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Full as a state school hat rack - growth puts the heat on more students


The Palaszczuk Government is building more schools to deal with surging class sizes but half of its education facilities still don’t have air conditioning.

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The Queensland Government Statistician’s Office has projected the population of school-aged children will increase by 26 per cent over the next 20 years.

However, the increase will not be uniform across the state, with Ipswich set to grow by 78 per cent while outback Queensland experiences a decline of 11 per cent.

The Queensland Audit Office, in a report tabled in State Parliament, acknowledges the government is responding by building new schools in the areas with the largest population growth. But the system is still under stress.

“Another consideration for the construction of new schools is the class size target guidelines provided by the department,” the report states.

“Currently, 97.6 per cent of classes are achieving the targets. The Moreton Bay South region currently has the lowest rate of compliance, with only 93.2 per cent of its classes achieving the targets. This region has seen significant population growth in the last five years, which has contributed to this result.”

Last week, the government announced a new primary school needed in Brisbane’s inner west would be delayed, and other sites considered, after a backlash over its original plan to take over part of Indooroopilly State High.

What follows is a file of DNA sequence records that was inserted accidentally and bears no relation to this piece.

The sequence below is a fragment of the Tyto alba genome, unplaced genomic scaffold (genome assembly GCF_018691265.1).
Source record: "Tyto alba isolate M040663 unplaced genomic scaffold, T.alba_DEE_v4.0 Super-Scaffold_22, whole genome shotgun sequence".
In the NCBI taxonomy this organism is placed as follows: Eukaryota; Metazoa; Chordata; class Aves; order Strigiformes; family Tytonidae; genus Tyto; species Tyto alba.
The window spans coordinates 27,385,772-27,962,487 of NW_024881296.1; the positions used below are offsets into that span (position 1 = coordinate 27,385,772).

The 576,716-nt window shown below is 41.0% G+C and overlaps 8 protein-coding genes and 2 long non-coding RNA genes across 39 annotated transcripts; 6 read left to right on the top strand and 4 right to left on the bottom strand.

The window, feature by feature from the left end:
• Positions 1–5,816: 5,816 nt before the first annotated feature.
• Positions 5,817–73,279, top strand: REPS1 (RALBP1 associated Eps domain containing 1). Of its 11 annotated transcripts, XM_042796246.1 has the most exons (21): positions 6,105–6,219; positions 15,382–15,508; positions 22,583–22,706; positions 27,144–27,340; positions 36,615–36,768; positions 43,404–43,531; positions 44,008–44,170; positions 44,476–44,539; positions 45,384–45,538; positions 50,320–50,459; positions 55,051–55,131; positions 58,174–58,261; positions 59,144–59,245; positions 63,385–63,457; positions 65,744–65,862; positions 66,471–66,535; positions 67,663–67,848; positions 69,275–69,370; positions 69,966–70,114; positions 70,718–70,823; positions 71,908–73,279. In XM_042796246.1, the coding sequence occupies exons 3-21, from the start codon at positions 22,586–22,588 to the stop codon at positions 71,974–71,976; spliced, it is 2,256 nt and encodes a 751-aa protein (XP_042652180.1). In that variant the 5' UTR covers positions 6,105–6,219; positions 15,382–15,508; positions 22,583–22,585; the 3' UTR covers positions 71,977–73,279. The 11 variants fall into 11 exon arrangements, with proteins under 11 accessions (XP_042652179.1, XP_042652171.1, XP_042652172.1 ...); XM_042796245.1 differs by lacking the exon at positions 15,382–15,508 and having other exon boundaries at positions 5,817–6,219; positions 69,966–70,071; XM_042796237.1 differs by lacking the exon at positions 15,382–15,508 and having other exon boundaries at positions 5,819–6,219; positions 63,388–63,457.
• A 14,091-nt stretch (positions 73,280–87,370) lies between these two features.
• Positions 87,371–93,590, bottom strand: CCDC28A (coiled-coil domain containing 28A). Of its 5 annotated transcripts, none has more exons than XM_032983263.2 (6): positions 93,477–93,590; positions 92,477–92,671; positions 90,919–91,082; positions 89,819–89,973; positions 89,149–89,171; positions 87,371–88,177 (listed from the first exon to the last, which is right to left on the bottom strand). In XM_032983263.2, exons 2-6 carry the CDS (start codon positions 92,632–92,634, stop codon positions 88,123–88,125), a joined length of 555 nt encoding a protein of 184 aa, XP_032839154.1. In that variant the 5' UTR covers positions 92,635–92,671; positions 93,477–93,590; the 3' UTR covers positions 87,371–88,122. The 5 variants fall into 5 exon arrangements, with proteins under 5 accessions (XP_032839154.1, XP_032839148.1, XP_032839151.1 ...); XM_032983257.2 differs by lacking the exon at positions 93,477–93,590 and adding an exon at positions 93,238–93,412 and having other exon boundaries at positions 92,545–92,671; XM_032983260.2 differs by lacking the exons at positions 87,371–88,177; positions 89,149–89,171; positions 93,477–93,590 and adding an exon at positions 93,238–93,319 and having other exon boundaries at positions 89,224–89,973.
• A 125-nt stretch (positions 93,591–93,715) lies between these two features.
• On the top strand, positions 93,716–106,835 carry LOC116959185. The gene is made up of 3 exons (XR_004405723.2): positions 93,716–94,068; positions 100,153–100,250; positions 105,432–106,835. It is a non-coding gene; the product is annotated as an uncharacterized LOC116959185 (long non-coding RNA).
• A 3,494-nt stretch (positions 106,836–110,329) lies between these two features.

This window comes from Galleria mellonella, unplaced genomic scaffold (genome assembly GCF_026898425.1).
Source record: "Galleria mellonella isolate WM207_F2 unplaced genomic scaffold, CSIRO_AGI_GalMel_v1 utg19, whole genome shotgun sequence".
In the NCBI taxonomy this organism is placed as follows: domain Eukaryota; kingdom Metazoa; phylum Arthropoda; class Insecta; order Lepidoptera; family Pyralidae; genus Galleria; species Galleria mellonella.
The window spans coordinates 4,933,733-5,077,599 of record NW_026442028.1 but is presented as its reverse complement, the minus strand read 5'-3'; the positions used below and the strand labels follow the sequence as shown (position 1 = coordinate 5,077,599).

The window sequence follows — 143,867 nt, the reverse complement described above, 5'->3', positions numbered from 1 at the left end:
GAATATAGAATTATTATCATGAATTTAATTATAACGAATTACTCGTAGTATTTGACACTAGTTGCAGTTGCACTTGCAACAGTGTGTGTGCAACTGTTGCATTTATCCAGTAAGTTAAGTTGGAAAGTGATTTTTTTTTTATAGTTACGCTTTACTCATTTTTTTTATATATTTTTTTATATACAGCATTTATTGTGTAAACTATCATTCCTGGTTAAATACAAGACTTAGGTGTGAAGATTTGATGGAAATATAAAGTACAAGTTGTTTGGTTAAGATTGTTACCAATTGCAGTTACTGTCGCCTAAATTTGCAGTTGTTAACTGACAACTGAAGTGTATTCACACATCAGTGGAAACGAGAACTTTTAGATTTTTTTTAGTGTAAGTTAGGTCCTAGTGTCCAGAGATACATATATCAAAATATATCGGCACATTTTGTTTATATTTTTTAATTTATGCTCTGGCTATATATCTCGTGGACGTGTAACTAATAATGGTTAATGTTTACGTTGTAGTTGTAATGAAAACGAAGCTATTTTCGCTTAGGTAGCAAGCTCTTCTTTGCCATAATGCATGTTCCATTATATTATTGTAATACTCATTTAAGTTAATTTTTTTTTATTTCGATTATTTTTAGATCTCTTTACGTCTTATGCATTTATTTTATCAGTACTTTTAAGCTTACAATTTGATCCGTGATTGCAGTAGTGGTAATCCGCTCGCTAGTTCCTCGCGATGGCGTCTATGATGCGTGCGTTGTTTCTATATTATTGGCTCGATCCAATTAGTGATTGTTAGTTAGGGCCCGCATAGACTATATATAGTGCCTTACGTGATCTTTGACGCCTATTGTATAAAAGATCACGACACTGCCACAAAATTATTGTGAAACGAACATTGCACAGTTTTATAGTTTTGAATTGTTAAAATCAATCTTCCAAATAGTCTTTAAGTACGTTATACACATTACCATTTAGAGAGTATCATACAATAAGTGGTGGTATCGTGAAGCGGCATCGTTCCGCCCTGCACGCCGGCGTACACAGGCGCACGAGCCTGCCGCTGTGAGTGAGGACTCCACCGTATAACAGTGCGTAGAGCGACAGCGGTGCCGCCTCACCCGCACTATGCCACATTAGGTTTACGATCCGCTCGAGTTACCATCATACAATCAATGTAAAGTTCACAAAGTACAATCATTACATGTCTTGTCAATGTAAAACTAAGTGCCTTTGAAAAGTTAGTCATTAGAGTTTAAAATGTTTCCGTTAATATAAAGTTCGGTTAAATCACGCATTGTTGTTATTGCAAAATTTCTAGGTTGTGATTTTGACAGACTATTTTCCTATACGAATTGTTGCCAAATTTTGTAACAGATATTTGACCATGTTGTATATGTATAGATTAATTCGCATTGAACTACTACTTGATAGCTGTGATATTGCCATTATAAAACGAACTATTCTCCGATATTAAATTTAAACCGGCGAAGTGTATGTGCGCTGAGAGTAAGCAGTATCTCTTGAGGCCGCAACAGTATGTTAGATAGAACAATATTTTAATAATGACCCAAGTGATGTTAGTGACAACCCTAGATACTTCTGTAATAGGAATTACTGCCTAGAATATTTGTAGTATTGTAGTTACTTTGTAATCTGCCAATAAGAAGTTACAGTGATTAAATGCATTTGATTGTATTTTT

The government will now also consider the former Toowong Bowls Club and neighbouring Perrin Park.

Education Minister Grace Grace said the later start date of 2024 could be accommodated because state school enrolment numbers this year were “slightly lower than forecast”.

“The community response has been really valuable in raising alternative sites and key issues for locals around traffic and potential loss of green space at Indooroopilly High,” Grace said.

“Locals have also acknowledged the genuine need for a new local primary school and the difficulties in finding an ideal site in a densely developed area like the inner west.”

On Friday, the government has also exercised its planning powers to facilitate school upgrades at Mabel Park, Palm Beach and St Philomena schools in south-east Queensland.

Shortly before the state election, the Labor government proclaimed the success of its school air conditioning program, declaring that all 301 schools identified as needing air-con last year, as well as another 18 schools, had all their installations completed.

But the Queensland Audit Office report points out that the $477 million program was to air condition all classrooms, libraries, and staff rooms by the end of July 2022.

“Based on the last four comprehensive revaluations undertaken for the Department of Education, 41 per cent of its buildings are currently air conditioned,” the report states.

“The department will need to continue to monitor the rollout of this program and the impact it has on its forward maintenance planning.”

The report also recommends forward maintenance planning take into account the recent digital upgrades, required during the pandemic, that have changed how education is delivered.

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